Monday, March 30, 2009

Rally Report

Wonderful was the word of the weekend, used first in bitter sarcasm to describe the wind and rain, later for the few hours of sunshine that warmed up the barns a tiny bit, frequently to note appreciation for the readily available hot cider and hot chocolate, and as the rally went on, increasingly to describe my Pandora.

Saturday evening found us arriving in light drizzle, which naturally turned into a sheer downpour as we carted in the last of several wheelbarrow-loads of equipment and tack. Horses were screaming for their lost buddies. We set up tack rooms equipped to Pony Club standards for four riders, feed rooms with labels and perfectly secured grain containers. We used plenty of sawdust to bed down stalls whose dirt floors geographically resembled a love-child of the Rockies and the Grand Canyon. Conveniently, the wind blew straight down the barn aisle. At 7:00 sharp, we had to bridle our horses and stand in line outside to jog out for soundness. Then came bit/bridle/helmet checks. Then a written test from 8:30 to 9. Barn closes - make sure you're back at 5:30 tomorrow morning to feed and be ready for the rally briefing at 6:30!


I am not a morning person. I consider 8 to be the perfect wake-up time, provided I went to sleep at 10:30. I tend to need that much sleep. I can get up at 6:30 and function for the day if I need to. But 5? No.


Wander blearily into the barn at 5:40, throw hay and fill water. Pick stalls, sweep aisle. Rally briefing, which goes mostly in one sleep-deprived ear and out the other, though important things like 'Don't be late to anything or you lose massive amounts of points' stick. Head back to the barn, curry and brush and brush and brush and tack up for the Formal Inspection.

After Formal (with no penalties, I might add), I headed to the warmup arena promptly on time in order to stand for twenty minutes outside of it because it's small and they only allow six horses at a time. I realized ten minutes into my wait that I had somehow misplaced my medical armband with my release form in it, which is now required to be worn at all times at all rallies. Trotted a puzzled Pandora back to the barn, frantically found my Stable Manager (not the first time, and certainly not the last, that her calm smile and efficiency would be my saving grace), retrieved the missing armband, and returned to the arena to wait another five minutes.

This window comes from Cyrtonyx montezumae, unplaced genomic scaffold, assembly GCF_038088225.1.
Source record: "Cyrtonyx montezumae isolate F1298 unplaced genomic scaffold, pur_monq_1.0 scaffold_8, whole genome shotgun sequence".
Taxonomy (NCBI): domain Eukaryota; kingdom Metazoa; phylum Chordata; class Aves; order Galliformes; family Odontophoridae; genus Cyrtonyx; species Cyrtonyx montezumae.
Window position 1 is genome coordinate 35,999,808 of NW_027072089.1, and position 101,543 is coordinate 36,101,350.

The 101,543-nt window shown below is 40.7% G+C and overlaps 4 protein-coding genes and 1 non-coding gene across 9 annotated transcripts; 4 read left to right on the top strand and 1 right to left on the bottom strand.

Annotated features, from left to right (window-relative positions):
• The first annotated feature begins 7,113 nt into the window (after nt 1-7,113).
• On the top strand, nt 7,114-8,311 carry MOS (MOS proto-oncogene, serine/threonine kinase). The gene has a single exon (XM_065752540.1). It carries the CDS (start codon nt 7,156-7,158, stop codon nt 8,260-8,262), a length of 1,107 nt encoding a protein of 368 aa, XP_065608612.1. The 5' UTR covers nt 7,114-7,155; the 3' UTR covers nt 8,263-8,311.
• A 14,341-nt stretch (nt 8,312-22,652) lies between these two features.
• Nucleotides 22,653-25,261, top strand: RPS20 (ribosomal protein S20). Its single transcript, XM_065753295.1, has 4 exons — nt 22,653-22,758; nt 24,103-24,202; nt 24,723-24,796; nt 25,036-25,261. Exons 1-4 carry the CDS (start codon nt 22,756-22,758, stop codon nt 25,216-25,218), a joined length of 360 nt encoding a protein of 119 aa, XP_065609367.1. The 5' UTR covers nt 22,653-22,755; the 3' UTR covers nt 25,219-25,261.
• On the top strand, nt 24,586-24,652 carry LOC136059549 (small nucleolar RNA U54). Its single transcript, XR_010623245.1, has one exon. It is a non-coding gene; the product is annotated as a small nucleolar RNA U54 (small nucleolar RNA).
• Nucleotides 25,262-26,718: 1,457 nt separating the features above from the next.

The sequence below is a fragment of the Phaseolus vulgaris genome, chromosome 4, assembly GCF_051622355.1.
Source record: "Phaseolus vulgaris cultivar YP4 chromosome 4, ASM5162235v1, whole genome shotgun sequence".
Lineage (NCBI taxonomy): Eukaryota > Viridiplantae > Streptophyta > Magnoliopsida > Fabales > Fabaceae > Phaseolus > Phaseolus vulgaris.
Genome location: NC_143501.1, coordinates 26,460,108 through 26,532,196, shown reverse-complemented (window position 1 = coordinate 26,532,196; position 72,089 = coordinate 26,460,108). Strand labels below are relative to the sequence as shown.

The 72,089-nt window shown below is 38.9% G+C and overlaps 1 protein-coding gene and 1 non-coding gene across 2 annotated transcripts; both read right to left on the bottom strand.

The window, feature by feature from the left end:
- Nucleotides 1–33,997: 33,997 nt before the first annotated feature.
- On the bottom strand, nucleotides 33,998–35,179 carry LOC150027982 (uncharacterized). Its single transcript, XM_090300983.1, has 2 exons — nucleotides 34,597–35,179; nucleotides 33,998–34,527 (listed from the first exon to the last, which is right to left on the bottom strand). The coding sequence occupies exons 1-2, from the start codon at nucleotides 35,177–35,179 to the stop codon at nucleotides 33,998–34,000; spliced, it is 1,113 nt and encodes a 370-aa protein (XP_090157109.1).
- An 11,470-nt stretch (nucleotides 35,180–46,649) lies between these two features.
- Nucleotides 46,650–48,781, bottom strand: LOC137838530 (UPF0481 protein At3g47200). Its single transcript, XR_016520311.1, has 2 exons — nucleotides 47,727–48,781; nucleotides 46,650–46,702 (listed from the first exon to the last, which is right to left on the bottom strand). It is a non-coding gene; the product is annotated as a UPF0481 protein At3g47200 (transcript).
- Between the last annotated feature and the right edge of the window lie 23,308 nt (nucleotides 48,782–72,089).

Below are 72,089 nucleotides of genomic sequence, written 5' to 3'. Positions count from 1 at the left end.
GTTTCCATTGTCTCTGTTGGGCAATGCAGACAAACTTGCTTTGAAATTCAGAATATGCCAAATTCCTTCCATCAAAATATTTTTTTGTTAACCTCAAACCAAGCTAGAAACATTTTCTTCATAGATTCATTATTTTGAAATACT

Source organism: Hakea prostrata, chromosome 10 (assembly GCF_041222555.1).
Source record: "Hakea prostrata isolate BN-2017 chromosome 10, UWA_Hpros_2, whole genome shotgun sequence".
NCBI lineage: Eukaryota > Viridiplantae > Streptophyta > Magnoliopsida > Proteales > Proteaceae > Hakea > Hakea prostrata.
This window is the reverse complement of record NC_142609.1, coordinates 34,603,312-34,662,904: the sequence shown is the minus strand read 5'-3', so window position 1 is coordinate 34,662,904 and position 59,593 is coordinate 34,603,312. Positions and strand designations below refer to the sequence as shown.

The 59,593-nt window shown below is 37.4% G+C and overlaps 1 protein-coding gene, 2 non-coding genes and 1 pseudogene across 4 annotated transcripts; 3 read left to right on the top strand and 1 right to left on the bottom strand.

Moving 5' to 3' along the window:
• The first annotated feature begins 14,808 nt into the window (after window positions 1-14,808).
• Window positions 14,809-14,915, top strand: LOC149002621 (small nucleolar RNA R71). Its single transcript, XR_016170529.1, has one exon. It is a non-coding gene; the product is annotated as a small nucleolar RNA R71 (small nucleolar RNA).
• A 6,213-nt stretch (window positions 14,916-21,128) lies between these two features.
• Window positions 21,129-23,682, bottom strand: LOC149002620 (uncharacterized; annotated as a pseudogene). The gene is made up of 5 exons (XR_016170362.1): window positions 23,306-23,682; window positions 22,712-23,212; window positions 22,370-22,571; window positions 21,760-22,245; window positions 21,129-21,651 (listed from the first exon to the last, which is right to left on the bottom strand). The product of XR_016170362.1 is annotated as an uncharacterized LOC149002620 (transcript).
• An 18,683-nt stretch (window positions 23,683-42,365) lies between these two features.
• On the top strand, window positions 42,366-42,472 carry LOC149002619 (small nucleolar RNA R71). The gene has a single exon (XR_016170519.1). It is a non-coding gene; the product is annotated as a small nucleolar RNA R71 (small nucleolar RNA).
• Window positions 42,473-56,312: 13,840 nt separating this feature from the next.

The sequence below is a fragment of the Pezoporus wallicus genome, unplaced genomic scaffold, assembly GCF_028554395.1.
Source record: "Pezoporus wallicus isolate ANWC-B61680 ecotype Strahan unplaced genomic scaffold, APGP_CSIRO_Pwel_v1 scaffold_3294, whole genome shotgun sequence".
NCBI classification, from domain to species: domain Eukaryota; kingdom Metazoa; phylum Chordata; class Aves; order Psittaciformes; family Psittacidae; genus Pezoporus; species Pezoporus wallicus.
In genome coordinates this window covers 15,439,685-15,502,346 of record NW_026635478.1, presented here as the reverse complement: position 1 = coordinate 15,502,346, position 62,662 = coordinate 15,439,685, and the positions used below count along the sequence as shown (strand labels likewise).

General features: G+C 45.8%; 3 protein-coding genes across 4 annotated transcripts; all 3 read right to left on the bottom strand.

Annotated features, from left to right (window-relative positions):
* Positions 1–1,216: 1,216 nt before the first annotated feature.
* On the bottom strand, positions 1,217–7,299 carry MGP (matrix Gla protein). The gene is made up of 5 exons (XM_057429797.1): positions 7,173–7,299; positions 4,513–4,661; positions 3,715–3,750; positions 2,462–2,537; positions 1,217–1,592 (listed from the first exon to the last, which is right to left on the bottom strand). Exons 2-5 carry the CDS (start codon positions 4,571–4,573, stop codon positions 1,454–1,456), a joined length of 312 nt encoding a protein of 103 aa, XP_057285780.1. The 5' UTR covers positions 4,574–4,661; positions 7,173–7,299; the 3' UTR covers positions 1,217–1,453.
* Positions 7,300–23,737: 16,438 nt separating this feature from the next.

My warmup began nervously, but settled down remarkably quickly. Pandora, bless the mare, is not a horse in need of lengthy warmup. After twenty minutes, we'd calmly taken several fences, and I'd memorized my course and double-checked this memorization at least ten times. I and the butterflies in my stomach were ready to ride.

"I'm scared, but if you say so, I'll do it," said every inch of Pandora's pricked ears and wiggly, warp-speed trot. Scoot though she may, once she was pointed at a fence, Pandora did what I asked of her -- even over the rather bright fences, between lavishly decorated standards and plenty of decorative greenery. The swedish oxer, which spooked a lot of horses, didn't phase her much. A bit rough, a bit chaotic, but we made it clean and I slowly began to understand the trust Pandora placed in me.

Untack, groom, dunk bit in water, fill water, pick stalls, sweep aisle, wipe tack, blanket on, change into warm clothes, don't forget the armband. I helped my stable manager reorganize the tack room, which after four riders' worth of Formal Inspection and ride preparation looked like a tornado zone. We watched some of my teammates ride, but all too soon it was time to tack up for round 2.

Warmup was shorter this time; Pandora was much more relaxed. We put in a reasonable round. She was calmer, I was calmer; we cantered more fences and took conservative lines because until we locked onto a fence our steering was a bit suspect, but we made it around clean again.